Wednesday, June 10, 2015

Sex and Commerce

It is common knowledge that the courts allow Congress to regulate noncommercial activity via its Commerce Clause authority. And this is so despite two Supreme Court decisions reigning in that power with respect to gun-free school zones and violence against women. On the heels of these decisions, failed attacks were made on a number of statutes rooted in commerce-clause authority (think child pornography and other sex-offender-related statutes as examples). But we continue to press the arguments, knowing that there are Supreme Court Justices displeased with the breadth of Congress's commerce-clause powers.

 Supreme Court Justice Clarence Thomas laughs at The Federalist Society's 2011 Annual Dinner in Washington on Nov. 10, 2011.   
In a recent dissent, Justice Thomas, joined by Justice Scalia, was explicit: “Congress may not regulate noneconomic activity, such as sex crimes, based on the effect it might have on interstate commerce."

Enter the Sixth Circuit's even more recent decision in United States v. al-Maliki.
The case involved a prosecution based on foreign travel followed by sex with a minor in a foreign country. The defendant challenged the prosecution as outside the scope of Congress's foreign commerce clause powers. The Sixth Circuit rejected the argument under plain error review, but, for all intents and purposes, found the argument persuasive. The Court found it doubtful that it is enough to establish that a defendant at one point traveled in foreign commerce, with no unlawful intent whatsoever, in order to convict under the statute at issue (18 U.S.C. 2423(c)). That type of noneconomic activity is beyond commerce-clause authority. The Court noted: "There isn't -- and can't be -- a generalized federal crime for traveling in interstate commerce with no illicit purpose and then, after a few months, committing illicit sexual conduct with a minor."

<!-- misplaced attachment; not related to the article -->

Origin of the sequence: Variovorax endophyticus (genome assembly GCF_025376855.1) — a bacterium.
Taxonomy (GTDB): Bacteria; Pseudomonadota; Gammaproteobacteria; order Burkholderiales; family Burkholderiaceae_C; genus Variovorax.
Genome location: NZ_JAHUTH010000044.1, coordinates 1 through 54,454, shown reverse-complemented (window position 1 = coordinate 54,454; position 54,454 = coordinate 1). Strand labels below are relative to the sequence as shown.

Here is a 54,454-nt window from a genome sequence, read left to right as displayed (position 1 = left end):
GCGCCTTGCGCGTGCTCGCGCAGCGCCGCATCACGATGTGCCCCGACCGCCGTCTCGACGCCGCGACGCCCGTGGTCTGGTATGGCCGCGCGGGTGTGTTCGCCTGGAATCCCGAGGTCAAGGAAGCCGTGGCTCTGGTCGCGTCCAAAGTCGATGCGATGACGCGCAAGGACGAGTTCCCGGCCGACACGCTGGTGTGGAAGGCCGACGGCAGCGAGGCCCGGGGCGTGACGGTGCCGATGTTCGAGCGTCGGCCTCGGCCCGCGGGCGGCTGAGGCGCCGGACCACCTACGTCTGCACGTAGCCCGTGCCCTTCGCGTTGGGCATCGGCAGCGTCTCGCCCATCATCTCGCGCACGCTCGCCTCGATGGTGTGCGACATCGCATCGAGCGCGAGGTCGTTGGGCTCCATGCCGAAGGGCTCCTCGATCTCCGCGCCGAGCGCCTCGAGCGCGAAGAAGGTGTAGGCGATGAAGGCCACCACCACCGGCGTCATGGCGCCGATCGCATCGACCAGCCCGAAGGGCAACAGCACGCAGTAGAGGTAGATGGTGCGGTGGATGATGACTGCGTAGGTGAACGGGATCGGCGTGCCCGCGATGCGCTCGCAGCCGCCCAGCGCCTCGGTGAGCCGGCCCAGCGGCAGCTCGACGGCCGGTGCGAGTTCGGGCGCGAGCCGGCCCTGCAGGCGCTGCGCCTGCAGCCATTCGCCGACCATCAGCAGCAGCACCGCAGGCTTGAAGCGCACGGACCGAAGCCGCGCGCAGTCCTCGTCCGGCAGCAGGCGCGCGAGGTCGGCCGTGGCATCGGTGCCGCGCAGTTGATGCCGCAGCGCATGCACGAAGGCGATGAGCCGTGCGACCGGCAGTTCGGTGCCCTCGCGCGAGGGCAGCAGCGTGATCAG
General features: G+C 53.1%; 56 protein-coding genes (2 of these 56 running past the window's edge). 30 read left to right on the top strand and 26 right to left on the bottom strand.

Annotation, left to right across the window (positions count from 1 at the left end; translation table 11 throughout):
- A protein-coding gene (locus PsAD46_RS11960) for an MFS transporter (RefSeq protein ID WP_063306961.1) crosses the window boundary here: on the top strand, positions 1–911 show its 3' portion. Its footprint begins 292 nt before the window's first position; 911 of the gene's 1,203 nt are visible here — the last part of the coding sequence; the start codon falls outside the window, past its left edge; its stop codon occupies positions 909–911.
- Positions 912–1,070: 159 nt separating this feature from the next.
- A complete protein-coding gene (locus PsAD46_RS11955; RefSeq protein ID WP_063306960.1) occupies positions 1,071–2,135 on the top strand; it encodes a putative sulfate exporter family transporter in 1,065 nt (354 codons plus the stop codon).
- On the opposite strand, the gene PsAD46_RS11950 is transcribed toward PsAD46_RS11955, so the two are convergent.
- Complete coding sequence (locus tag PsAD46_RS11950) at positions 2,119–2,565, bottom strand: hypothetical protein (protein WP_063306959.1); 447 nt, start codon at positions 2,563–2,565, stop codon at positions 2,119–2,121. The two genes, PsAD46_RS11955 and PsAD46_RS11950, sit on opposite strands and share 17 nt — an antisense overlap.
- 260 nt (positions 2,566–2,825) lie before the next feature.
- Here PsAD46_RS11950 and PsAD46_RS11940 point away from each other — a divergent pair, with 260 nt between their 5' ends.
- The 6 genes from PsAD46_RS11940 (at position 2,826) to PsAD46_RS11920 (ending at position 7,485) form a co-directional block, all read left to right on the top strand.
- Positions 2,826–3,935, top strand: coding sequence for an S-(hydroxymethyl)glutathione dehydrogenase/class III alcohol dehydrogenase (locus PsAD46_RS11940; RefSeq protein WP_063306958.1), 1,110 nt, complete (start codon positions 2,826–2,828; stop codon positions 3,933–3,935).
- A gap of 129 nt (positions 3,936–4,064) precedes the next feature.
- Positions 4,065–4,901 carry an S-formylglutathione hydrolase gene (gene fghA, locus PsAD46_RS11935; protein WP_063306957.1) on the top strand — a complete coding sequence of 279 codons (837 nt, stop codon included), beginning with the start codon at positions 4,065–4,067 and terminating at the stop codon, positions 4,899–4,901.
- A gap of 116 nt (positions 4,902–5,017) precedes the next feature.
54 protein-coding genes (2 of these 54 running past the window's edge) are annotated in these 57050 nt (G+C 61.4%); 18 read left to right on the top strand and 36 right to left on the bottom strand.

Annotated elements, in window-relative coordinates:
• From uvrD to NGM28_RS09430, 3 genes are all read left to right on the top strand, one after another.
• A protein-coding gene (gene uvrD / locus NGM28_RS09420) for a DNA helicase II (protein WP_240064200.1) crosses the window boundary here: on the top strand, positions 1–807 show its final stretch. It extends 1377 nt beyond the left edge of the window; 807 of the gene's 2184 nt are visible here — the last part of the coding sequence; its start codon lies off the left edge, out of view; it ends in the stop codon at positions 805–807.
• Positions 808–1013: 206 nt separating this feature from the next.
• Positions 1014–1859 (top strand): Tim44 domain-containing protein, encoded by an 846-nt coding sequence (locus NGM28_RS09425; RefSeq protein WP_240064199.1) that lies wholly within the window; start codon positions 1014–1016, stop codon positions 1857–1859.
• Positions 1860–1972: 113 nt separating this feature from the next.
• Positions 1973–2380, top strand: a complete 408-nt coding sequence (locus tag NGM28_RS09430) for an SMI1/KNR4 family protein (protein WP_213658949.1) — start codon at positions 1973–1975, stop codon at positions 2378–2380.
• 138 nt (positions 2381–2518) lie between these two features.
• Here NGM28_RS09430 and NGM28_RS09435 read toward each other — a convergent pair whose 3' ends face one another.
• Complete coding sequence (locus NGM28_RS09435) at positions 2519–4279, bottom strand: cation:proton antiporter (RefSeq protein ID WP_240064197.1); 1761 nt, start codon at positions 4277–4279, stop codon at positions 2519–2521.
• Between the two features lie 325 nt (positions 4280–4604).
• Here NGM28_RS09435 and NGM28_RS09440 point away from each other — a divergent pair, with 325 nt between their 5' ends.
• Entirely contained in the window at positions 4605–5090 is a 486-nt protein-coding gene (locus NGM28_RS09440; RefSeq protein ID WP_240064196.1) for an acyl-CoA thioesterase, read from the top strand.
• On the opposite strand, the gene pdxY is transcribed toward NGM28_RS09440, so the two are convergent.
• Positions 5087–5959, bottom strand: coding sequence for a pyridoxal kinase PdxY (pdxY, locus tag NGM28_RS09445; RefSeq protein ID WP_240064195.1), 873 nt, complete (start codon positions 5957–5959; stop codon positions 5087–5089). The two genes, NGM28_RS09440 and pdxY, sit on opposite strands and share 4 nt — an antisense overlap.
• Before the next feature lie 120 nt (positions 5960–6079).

Let's stop there and insert: "failing to register as a sex offender" for "committing illicit sexual conduct with a minor." Because the logic is identical: why do we allow Congress to prohibit the intrastate activity of failing to register simply because the defendant had earlier traveled in interstate commerce, with no illicit purpose not to register. Because the courts do not require such an illicit purpose.
As difficult as it is to raise bound-to-fail commerce-clause challenges, this case gives some hope that, at some point, perhaps we can turn the tide and reign in the farce that is noncommercial regulation justified via a clause about commerce.    

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